Acorn jelly tosed with sesame seeds and roasted seaweed.

Acorn jelly tosed with sesame seeds and roasted seaweed.

I made sure to have a vegetable bibimbap, or mixed rice, that was filled with burdock roots sautéed and glazed in syrup and soy sauce, as well as fern bracken, mung bean sprouts, bean sprouts, and tiny pin-headed 팽이버섯, paengi-beoseot, or enoki mushrooms.  I made acorn jelly from acorn powder, which somehow has mysterious gelatinous powers, and tossed it with roasted seaweed, sesame seeds, and sesame oil.  I stuffed tofu with portabella mushrooms and green onions, and then braised them in soy sauce with a dash of red pepper flakes.  The vegetarian seaweed soup was good, though now I wish I’d added more sesame oil to make up for the lack of beef stock.

Fried tofu stuffed with portabella mushrooms, waiting for their soy-sauce braising bath.

Fried tofu stuffed with portabella mushrooms, waiting for their soy-sauce braising bath.

But I was particularly proud of the vegetarian kkaenip-jeon, or stuffed perilla leaf pancakes.  The stuffed tofu and the kkaenip-jeon were the only dishes I invented, my special meatless versions.  I’m sure I’m not the first person to have come up with these ideas, but last night was certainly the first time I’d tasted them.

I started with the basic kkaenip-jeon recipe.  Instead of ground beef, I took firm tofu, crumbled it and strained it in a cheesecloth.  I added a ton of chives, some green onions, and chopped zucchini.  I seasoned it more or less the way I would have seasoned beef, with soy sauce, sesame oil, and garlic.  I stuffed each leaf as I would with meat, dredged them in flavor, and dipped them in egg before frying them in a enameled cast-iron pan.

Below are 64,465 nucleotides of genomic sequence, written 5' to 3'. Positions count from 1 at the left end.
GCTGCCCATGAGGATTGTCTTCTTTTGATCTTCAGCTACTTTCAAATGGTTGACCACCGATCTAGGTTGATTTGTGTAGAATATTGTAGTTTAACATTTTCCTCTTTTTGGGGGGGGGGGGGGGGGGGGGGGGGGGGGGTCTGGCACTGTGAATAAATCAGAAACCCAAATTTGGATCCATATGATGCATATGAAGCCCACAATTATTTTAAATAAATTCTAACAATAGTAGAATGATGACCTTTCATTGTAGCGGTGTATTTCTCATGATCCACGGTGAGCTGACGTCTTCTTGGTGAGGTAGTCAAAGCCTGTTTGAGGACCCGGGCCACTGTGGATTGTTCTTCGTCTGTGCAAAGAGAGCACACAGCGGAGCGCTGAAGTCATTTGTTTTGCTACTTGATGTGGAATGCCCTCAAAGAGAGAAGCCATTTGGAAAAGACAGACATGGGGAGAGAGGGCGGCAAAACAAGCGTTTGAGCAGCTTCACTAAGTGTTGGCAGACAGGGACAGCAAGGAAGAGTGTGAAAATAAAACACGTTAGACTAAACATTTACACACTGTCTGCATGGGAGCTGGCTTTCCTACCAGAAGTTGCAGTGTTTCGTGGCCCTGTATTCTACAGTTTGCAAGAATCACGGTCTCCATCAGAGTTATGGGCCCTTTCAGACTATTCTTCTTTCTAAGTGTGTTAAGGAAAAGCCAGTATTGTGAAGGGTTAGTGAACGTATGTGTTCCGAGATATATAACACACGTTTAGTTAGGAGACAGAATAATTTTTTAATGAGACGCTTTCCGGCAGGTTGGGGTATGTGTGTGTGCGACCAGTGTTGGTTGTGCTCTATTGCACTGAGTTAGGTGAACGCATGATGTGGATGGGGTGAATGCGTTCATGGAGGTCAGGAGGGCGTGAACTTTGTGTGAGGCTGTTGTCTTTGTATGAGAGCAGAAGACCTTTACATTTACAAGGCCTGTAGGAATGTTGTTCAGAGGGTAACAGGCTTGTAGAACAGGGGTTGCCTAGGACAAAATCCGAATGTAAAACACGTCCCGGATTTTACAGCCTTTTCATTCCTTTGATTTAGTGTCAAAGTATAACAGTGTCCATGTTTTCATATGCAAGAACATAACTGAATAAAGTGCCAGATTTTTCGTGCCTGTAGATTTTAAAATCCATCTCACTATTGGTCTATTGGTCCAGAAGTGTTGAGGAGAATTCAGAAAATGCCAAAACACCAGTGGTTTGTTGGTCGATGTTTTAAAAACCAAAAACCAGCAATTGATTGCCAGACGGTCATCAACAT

I was so anxious to taste the first one and make sure it tasted okay, I burnt my tongue.  But it was good!  They weren’t as juicy as the beefy ones had been, but the contrast between the almost crisp, leafy exterior and the smooth tofu filling was great.  The relative mildness of the vegetarian version meant that it went better with the vinegar-spiked soy sauce I’d put out for dipping.  I’d like to try it again one day and replace the zucchini with shitake mushrooms, but given the mushrooms in the stuffed tofu, I was glad to have something with such a clean, green flavor on the table.  It felt like spring…with hearts.


As always, this is a draft recipe.  Everything in the cookbook will be much better. Feel free to play around with the proportions.  I think it’s really important in Korean cooking to be sure about your own tastes and season boldly and accordingly.

Stuffed perilla leaves

Meat filling
8 oz. of ground beef
1.5 tablespoon soy sauce
1 teaspoon sesame oil
1 teaspoon chopped garlic
1 tablespoon chopped green onion
freshly ground pepper

Vegetarian filling
1 package firm tofu, crumbled and drained
½ cup chopped zucchini
½ cup chopped Asian chives
¼ cup chopped green onions
1 tablespoon soy sauce
1 tablespoon sesame oil
2 teaspoons chopped garlic
1 teaspoon salt